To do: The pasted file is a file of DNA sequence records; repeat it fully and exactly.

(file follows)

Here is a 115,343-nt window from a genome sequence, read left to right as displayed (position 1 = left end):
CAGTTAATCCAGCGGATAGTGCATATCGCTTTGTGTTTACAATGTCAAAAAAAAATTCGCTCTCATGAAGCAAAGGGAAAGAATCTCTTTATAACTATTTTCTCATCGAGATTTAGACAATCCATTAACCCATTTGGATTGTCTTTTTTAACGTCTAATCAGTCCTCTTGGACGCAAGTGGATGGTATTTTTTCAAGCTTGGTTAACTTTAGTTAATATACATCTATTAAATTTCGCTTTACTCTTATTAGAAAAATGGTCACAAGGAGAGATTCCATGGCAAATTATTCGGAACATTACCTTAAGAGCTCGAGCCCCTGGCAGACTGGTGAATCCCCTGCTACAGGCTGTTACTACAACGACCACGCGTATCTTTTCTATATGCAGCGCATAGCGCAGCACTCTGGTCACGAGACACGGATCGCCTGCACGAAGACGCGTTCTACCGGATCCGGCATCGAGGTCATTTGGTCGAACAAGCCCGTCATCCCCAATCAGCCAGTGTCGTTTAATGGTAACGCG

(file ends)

Here is a 115,343-nt window from a genome sequence, read left to right as displayed (position 1 = left end):
CAGTTAATCCAGCGGATAGTGCATATCGCTTTGTGTTTACAATGTCAAAAAAAAATTCGCTCTCATGAAGCAAAGGGAAAGAATCTCTTTATAACTATTTTCTCATCGAGATTTAGACAATCCATTAACCCATTTGGATTGTCTTTTTTAACGTCTAATCAGTCCTCTTGGACGCAAGTGGATGGTATTTTTTCAAGCTTGGTTAACTTTAGTTAATATACATCTATTAAATTTCGCTTTACTCTTATTAGAAAAATGGTCACAAGGAGAGATTCCATGGCAAATTATTCGGAACATTACCTTAAGAGCTCGAGCCCCTGGCAGACTGGTGAATCCCCTGCTACAGGCTGTTACTACAACGACCACGCGTATCTTTTCTATATGCAGCGCATAGCGCAGCACTCTGGTCACGAGACACGGATCGCCTGCACGAAGACGCGTTCTACCGGATCCGGCATCGAGGTCATTTGGTCGAACAAGCCCGTCATCCCCAATCAGCCAGTGTCGTTTAATGGTAACGCG